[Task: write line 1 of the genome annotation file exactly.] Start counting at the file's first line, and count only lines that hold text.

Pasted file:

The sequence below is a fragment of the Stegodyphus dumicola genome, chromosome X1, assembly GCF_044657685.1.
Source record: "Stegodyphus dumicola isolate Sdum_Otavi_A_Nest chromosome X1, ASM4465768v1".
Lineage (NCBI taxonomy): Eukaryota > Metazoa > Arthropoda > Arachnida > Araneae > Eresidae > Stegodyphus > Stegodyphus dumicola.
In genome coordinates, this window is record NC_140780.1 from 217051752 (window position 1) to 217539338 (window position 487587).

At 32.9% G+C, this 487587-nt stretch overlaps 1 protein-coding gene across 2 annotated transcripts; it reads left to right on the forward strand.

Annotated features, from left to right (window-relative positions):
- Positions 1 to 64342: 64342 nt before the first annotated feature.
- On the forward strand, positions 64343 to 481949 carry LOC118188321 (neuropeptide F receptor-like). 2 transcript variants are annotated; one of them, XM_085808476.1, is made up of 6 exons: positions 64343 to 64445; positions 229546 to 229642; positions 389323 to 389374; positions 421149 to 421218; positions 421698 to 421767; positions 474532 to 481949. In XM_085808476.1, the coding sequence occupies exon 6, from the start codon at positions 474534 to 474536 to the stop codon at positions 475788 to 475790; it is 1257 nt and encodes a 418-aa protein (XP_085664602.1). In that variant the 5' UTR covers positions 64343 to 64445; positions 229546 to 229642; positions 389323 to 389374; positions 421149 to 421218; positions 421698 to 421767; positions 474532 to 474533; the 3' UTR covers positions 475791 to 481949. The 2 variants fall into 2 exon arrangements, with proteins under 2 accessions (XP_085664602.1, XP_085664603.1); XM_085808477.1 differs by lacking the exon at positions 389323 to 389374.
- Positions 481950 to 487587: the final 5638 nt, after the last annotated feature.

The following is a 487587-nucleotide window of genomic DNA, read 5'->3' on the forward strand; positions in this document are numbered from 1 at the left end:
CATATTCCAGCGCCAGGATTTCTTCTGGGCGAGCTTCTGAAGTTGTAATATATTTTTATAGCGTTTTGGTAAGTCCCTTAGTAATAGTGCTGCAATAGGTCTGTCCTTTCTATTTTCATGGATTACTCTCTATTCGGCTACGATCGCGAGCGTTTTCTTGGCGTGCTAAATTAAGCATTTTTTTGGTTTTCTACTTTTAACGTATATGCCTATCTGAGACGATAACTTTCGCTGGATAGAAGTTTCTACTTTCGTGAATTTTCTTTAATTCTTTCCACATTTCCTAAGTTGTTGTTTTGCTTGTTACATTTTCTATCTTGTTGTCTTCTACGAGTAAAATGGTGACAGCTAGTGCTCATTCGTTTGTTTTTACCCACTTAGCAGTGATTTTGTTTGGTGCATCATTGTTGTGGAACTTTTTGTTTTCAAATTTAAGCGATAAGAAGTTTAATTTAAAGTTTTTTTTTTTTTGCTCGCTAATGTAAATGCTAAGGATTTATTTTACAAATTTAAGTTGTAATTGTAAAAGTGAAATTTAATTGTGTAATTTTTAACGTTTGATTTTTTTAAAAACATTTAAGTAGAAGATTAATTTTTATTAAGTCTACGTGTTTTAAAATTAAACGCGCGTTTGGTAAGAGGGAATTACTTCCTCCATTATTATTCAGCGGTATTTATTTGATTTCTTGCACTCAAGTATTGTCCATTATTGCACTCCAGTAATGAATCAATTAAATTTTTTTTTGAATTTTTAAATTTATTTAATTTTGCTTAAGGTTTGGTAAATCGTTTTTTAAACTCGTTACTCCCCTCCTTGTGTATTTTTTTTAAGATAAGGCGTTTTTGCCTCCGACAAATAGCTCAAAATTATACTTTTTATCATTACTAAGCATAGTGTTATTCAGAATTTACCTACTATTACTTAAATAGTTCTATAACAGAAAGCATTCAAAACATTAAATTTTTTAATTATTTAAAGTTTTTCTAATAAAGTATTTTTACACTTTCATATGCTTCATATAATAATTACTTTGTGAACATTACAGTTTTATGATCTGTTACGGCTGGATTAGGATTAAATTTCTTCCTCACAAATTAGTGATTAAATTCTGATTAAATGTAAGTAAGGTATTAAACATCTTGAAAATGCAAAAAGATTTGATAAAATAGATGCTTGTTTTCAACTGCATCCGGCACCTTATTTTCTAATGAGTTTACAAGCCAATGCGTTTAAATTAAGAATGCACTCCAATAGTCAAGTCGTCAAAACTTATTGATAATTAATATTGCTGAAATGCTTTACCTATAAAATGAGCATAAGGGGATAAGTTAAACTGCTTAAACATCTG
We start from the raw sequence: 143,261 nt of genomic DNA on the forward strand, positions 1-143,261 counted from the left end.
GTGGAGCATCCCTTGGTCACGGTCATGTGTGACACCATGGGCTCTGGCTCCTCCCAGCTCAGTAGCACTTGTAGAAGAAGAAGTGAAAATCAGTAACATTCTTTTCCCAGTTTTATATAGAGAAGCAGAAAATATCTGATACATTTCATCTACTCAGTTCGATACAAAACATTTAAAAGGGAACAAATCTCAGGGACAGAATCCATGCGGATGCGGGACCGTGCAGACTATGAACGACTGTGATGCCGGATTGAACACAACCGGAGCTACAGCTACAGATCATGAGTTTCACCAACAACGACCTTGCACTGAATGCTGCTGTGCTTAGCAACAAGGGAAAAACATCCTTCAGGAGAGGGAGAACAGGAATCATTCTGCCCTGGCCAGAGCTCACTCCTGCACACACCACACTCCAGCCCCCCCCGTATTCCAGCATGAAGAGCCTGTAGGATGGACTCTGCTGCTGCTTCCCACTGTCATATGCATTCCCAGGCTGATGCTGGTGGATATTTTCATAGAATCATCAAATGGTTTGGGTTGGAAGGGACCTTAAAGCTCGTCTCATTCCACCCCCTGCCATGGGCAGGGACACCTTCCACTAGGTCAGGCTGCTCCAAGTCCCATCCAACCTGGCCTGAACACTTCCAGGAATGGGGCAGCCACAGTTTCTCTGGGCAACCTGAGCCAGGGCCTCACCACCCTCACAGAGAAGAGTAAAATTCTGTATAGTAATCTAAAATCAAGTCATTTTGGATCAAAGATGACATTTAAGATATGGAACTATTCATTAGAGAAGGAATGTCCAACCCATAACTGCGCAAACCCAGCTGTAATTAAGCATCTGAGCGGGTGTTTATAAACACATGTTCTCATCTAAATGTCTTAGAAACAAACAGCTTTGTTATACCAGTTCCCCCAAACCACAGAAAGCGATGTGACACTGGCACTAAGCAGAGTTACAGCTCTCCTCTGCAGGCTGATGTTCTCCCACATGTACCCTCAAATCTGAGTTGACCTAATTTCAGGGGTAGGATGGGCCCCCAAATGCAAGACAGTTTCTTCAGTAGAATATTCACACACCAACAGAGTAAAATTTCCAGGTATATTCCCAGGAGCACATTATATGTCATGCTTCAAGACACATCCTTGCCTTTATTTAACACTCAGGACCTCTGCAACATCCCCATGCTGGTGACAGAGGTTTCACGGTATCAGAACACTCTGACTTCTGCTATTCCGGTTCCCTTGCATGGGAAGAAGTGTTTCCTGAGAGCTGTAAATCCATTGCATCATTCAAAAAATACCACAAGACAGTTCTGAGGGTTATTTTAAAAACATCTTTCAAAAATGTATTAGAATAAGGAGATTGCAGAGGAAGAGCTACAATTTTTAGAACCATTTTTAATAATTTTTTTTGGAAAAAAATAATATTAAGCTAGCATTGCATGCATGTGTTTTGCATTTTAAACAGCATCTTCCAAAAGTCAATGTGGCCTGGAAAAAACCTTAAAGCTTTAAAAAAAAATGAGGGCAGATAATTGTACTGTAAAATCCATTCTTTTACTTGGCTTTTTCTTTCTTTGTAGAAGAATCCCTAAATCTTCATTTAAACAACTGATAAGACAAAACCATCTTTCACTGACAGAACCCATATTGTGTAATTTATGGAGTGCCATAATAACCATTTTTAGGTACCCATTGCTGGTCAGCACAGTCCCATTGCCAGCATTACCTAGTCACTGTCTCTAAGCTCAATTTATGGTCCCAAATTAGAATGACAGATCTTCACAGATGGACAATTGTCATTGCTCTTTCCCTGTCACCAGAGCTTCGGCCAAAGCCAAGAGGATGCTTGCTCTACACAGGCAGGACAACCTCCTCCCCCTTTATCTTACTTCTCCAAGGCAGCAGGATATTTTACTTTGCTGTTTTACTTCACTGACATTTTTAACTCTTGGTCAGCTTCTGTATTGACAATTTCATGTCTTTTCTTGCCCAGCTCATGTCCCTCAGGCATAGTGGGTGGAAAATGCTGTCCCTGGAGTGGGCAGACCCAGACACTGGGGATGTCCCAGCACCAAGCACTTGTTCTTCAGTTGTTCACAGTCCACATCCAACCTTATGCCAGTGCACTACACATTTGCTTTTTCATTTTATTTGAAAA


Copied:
The sequence below is a fragment of the Stegodyphus dumicola genome, chromosome X1, assembly GCF_044657685.1.